The tanking of the British Pound
The British Pound has been in the spotlight in the last couple of weeks for its dismal performance in recent days. This week got worse as the currency crashed to a record low against the US dollar on Monday on growing fears about the stability of UK government finances.
During trading in Asia and Australia on Monday, the Pound plunged by nearly 5% to just above $1.03 and extended a 3.6% dive from Friday. At one point in Asian trading, the pound sank as low as $1.0327, surpassing the previous record low reached in 1985. The price of 5-year UK bonds recorded the sharpest fall since at least 1991.
Analysts have pegged the decline on an announcement that the British Chancellor of the Exchequer Kwasi Kwarteng’s made on Friday that the United Kingdom would implement the most significant tax cuts in 50 years while boosting government borrowing and spending in the face of high inflation. Confidence among investors on whether new Prime Minister Liz Truss’s economic plans would bring stability to the region is low, hence the selloff of the currency.
What has caused the pound’s recent decline?
The current decline in the Pound began on Friday, 23rd September when the pound lost 3.6% following an announcement that the British Chancellor of the Exchequer Kwasi Kwarteng that the United Kingdom would implement the most significant tax cuts in 50 years while boosting government borrowing and spending in the face of high inflation.
According to Kwarteng’s announcement on Friday, the UK proposed massive tax cuts that included abolishing the 45 percent tax rate on incomes over 150,000 pounds. These tax cuts alongside a plan to support households in dealing with their rising energy bills would require the British government to borrow an extra 72 billion pounds in the next six months alone.
The selloff that followed this announcement indicated that investors are concerned about the UK’s ability to manage so much extra debt, especially as rising interest rates make borrowing much more costly.
Another reason for the weak pound, according to analysts, is the ever-rising value of the dollar. The dollar has been on an upward trajectory since mid-2021 and even hit a 20-year high against six major currencies last month.
As global economies continue to struggle, led by the UK, the US economy continues to gain more confidence among investors relative to its peers. Investors are dumping the GBP for its USD counterpart as a result. While the US economy is battling high inflation and flagging growth, it is viewed as being on a stronger footing than economies such as the UK and the Eurozone, both of which are widely thought to be in recession.
What should the UK do to tame its economic decline?
The Sterling continued to fall on Wednesday morning until the Bank of England (BOE) said it would step in to prop up the gilt market by buying as many long-dated government bonds as needed between now and October 14th to stabilise financial markets, and added that it would postpone next week’s start of its gilt sale program. This move immediately reduced long-dated bond yields back to their level at the end of Friday but shorter-dated yields were still higher. Prices in the UK gilt market also rose, indicating a positive uptake of the news by the market.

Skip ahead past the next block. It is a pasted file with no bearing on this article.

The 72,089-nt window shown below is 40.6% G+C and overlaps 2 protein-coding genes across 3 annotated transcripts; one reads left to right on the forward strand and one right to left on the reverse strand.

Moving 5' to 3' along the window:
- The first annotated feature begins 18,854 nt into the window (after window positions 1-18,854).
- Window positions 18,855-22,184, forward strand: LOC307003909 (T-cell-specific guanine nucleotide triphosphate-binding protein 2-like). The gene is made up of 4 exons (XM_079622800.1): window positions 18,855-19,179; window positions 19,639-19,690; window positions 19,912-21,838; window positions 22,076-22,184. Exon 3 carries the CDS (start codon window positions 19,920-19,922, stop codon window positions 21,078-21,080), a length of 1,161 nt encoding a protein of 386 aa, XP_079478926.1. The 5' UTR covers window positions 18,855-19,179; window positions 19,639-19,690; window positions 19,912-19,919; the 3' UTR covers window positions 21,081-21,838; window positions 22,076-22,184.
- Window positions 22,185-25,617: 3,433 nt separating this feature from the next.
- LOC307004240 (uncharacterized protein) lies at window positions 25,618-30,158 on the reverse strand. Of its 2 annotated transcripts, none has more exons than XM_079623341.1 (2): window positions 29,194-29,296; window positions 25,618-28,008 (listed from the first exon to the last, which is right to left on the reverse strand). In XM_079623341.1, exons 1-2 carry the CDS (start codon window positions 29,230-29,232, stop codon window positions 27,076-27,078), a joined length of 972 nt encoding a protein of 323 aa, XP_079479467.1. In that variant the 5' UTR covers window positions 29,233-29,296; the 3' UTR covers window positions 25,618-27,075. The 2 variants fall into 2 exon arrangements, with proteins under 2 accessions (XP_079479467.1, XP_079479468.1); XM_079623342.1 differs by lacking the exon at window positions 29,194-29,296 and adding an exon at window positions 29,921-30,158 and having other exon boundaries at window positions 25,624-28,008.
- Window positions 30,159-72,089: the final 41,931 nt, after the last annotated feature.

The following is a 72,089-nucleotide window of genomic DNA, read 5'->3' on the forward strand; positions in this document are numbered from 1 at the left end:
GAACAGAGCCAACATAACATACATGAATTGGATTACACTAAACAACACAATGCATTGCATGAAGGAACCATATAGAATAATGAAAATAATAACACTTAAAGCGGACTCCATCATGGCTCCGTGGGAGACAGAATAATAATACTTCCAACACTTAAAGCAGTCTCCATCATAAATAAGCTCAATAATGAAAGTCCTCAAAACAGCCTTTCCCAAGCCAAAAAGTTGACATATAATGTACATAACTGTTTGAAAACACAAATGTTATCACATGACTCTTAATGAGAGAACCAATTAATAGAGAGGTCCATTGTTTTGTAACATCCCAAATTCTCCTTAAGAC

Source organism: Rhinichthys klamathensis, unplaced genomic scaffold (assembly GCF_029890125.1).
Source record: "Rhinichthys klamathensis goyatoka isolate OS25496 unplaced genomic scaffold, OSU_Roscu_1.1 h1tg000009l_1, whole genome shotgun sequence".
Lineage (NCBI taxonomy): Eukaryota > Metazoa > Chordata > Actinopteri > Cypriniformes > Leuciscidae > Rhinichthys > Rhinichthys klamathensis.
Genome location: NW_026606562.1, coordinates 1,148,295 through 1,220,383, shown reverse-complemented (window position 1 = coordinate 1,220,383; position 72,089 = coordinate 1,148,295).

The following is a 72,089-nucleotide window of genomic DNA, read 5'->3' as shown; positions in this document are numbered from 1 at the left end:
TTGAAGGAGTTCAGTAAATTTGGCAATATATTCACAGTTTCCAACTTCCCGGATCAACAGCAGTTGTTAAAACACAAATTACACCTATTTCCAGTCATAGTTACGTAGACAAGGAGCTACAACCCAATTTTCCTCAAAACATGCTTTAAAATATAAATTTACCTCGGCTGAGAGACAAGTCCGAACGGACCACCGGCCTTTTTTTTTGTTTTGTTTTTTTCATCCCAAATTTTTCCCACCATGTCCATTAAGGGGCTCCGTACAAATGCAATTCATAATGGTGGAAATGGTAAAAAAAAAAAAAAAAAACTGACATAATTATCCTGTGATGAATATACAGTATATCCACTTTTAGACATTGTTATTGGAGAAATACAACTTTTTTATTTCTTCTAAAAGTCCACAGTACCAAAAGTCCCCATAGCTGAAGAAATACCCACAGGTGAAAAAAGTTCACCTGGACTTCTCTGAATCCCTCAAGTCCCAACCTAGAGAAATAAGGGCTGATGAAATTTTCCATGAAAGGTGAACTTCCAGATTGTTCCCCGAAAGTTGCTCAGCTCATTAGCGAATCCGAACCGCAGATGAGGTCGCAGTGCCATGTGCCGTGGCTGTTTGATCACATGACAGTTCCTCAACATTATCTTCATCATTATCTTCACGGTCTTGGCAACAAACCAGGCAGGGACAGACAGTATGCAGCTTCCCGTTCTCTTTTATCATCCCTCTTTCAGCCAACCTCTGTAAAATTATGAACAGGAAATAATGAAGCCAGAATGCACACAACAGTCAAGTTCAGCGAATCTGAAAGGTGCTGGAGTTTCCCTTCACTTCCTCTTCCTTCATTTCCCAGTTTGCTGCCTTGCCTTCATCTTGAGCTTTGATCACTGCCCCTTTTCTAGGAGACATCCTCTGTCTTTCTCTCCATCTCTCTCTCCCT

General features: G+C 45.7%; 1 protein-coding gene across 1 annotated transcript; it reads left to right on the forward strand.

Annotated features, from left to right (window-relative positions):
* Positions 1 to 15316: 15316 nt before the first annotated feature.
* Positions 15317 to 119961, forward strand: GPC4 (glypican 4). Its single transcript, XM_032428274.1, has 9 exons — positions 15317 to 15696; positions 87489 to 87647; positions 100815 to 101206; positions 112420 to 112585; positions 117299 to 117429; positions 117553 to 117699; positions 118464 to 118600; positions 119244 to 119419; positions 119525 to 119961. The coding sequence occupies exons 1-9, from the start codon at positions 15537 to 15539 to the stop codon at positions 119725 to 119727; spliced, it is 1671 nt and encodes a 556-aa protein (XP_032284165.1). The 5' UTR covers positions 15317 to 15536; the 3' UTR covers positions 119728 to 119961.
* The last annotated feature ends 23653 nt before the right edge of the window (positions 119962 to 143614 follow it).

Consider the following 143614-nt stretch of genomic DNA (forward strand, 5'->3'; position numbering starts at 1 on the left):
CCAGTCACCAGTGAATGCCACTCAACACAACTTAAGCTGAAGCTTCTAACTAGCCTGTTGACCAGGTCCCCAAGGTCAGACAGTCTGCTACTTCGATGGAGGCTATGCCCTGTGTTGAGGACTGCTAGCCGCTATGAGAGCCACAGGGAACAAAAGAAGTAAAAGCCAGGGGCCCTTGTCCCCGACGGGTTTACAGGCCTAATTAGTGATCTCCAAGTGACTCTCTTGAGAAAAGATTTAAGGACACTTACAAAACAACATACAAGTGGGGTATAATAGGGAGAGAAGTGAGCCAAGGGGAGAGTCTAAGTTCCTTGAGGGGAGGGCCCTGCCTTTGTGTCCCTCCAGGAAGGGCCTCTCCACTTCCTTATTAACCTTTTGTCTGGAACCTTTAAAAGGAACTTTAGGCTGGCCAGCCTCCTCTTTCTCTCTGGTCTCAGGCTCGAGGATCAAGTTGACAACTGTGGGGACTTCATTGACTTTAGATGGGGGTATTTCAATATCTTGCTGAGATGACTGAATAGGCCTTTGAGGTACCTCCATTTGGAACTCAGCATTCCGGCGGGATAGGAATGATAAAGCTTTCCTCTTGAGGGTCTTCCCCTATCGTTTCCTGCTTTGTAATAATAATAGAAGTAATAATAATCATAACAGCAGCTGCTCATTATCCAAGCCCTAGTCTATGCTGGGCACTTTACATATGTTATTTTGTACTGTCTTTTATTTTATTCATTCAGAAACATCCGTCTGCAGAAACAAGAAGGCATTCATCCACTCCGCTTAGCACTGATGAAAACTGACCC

The BOE pledged to buy around 65 billion pounds ($69 billion) of long-dated gilts after the new government’s tax cut plans triggered the biggest sell-off in decades. The postponed gilt sale program by the bank was set to sell down its 838 billion pounds ($891 billion) of government bond holdings. The confidence is however not unanimous among investors, with the bank still committed to an 80 billion-pound cut over the next 12 months in its holdings of bonds bought after the global financial crisis of 2007-08 and during the COVID-19 pandemic.
Analysts also believe the UK oughts to raise interest rates to US levels, with public calls from some economists for emergency action being recorded. With Japan being faced with a lesser painful version of the British economic slump, both the Bank of England and the Bank of Japan can decide to raise rates to match the rising US interest rates. This will help if the hikes are larger than expected, otherwise, a small hike won’t help much with the currency values. The risk with aggressively large interest rate hikes is that it’s likely to push the economy into a recession.
Another solution, though not widely popular, would be the UK government buying up their own currency to prop up its value, although this is frowned on by many countries and risks invoking trade penalties.
As the currency continues on a volatile trade, it will be interesting to see how the pound and the UK economy handle this historical slump.